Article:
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Dialogue Mass - XLVIII

Changing the Meaning of Our Lord’s Mandatum

Dr. Carol Byrne, Great Britain
Most Catholics who have attended a Holy Thursday foot washing service would, if asked, be inclined to explain its significance in a manner not dissimilar to Protestants – that is, as a symbol of the charity and humble service that all Christ’s followers must practice towards one another. That is what the Mandatum has now been reduced to – an exhortation to mutual aid: you wash my feet, I’ll wash yours, metaphorically speaking.

anglican foot washing

The Catholic Mandatum now looks like the Anglican foot washing, above, the Bishop of Wales

This impression has no doubt been induced by the sight of a preponderance of laymen upstaging the clergy in the sanctuary to have their feet washed. It came originally from Pius XII’s – or rather Bugnini’s – 1955 Instruction, which gave a secular twist to the Mandatum by presenting it as a charter for general benevolence.

That was not, however, how it was perceived throughout the history of the liturgy, particularly by Patristic writers (1) and medieval theologians, none of whom taught that Christ’s action of washing His disciples’ feet was a sign of indiscriminate service to mankind, as is commonly taught today. (2)

It has always been understood that the priesthood of Aaron and the Levites in the Old Testament – all of whom underwent ritual foot washing before service at the altar – was a prefiguring of the Mandatum when Christ prepared His Apostles to become priests of the New Covenant by washing their feet. It was because of this understanding that the Church Fathers gave the Mandatum a mystical interpretation, one that required the Apostles to be cleansed from sin and made like unto Christ.

In other words, the ancient Christian custom of the Mandatum was about the status and identity of the priest as alter Christus. Its exclusive nature as an all-clerical ceremony, as preserved in the traditional Holy Thursday ceremony, was intended to illustrate this identification of Bishops and priests as “other Christs” – which explains why it was distinct from any other kind of foot washing that existed in Church History. (3)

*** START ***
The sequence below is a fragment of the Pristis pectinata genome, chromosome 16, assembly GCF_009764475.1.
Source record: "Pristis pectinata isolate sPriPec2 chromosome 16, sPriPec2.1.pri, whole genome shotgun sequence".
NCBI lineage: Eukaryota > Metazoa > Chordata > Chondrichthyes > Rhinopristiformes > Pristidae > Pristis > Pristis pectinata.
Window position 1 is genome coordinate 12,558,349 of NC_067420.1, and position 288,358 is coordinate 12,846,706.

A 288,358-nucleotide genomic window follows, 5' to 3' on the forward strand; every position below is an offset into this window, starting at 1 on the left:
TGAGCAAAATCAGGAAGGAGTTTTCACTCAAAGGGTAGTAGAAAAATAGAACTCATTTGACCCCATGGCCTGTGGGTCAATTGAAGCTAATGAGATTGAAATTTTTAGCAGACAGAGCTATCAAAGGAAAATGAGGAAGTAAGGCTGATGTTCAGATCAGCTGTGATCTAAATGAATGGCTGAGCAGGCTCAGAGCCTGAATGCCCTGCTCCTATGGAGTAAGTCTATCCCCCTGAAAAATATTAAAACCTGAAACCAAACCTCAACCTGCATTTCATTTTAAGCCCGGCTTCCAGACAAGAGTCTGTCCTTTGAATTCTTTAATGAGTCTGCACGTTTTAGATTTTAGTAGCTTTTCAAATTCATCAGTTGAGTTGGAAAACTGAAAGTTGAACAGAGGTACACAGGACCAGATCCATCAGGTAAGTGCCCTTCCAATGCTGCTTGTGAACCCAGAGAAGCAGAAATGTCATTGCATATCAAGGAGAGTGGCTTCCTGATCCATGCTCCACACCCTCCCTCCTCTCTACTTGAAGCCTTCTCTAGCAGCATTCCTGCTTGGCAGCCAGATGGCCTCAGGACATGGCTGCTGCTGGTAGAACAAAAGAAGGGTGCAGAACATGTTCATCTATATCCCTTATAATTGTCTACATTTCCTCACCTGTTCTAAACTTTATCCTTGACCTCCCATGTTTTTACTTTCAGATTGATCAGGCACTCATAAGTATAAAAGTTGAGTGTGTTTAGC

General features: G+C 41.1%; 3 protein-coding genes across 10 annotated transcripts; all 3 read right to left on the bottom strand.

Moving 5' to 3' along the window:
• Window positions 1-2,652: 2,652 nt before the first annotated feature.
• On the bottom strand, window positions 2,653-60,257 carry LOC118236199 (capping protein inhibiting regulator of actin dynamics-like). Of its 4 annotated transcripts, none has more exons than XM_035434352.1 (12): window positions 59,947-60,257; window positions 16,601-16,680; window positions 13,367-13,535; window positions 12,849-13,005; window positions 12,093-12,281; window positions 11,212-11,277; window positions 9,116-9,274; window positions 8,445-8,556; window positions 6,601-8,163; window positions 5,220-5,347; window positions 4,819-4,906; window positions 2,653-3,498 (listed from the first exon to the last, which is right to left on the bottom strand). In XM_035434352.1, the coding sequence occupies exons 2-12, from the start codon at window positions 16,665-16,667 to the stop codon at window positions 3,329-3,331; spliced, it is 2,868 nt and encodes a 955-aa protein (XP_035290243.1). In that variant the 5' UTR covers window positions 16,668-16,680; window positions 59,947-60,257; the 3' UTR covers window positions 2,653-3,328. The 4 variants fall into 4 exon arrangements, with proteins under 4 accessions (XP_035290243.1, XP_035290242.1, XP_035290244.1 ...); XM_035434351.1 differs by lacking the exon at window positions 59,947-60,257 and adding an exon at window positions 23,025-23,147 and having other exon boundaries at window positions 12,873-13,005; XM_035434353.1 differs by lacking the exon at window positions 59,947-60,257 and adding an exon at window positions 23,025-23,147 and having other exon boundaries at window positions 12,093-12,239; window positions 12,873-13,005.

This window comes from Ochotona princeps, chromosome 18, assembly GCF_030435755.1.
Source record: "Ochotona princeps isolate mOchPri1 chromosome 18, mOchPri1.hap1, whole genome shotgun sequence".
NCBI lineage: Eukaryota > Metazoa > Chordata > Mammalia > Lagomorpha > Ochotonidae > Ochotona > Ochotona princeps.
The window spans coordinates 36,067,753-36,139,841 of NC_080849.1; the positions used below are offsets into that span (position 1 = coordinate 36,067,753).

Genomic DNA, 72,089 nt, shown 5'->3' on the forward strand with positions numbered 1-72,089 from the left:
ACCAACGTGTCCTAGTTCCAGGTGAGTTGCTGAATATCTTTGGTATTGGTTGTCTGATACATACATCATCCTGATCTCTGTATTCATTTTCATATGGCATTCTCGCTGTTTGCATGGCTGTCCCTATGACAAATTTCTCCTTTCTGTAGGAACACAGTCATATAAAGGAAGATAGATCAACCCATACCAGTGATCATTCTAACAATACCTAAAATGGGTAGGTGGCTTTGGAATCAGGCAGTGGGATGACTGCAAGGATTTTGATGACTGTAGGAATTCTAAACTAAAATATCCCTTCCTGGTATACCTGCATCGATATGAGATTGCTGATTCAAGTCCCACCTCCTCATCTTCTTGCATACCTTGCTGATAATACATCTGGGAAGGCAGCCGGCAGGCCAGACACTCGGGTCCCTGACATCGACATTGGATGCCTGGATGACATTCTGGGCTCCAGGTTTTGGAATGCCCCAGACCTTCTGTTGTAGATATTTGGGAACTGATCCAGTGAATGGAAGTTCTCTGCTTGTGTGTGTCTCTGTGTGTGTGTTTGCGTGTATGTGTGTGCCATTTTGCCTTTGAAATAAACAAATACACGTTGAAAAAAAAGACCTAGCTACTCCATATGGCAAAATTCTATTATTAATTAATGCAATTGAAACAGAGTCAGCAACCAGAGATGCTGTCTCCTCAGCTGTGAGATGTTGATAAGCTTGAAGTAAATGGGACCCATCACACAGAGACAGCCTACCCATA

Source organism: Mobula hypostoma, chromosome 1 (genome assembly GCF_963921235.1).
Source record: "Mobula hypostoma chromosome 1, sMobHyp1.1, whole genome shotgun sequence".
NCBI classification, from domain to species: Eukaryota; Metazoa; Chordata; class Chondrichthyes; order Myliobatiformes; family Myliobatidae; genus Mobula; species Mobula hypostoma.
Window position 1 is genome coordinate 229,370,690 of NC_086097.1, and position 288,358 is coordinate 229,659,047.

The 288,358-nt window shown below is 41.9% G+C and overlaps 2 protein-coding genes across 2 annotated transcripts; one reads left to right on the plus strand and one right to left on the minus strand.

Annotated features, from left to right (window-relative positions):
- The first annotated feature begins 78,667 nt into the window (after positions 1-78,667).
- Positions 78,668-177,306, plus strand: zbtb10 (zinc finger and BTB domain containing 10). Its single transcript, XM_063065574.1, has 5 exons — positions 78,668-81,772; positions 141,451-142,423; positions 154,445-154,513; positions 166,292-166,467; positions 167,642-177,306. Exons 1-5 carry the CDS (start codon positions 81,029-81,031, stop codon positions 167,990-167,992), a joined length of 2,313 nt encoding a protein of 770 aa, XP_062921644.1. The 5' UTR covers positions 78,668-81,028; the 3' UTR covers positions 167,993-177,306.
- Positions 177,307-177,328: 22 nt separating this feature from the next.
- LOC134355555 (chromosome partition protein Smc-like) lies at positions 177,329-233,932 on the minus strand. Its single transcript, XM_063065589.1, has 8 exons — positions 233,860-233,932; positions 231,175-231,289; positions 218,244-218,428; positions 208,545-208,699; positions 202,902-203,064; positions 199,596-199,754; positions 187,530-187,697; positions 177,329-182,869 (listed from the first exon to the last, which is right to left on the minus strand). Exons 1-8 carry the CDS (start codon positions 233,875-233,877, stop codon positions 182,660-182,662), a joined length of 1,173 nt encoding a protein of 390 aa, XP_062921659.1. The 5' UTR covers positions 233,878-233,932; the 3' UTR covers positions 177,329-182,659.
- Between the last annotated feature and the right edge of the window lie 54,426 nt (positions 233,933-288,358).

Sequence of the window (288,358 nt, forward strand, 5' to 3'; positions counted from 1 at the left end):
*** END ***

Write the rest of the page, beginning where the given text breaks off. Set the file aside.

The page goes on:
The only explanation, then, that makes liturgical sense is the traditional, hierarchical one: The successors of the Apostles imitate Christ by washing the feet of the clergy who are subject to them: priests, deacons, subdeacons, canons and monks.

A faux symbolism


A priest – replacing the sick abbot – washes the feet of other Dominicans in a private ceremony in 1958

That was the situation until 1955 when Pius XII’s Commission altered its complexion and meaning by allowing laymen to replace the clergy. It was a calculated decision of the progressivists, motivated by their antipathy to the hierarchical nature of the Church and it was made with full awareness of the likely consequences.

Unsurprisingly, it played into the hands of those who challenged the exalted status of the ministerial priesthood. Cardinal Yves Congar stated:

“We are still far from drawing the consequences of the rediscovery of the fact that the entire Church is one single People of God and that the faithful compose it along with the clergy.

"Implicitly, unwillingly and even unconsciously, we have the idea that the Church is composed of the clergy, and that the faithful are merely their beneficiaries or clientele. This horrible conception is inscribed in so many structures and customs that it appears to be set in stone, unable to change. It is a betrayal of the truth. There is still much to be done to de-clericalize our conception of the Church.” (4)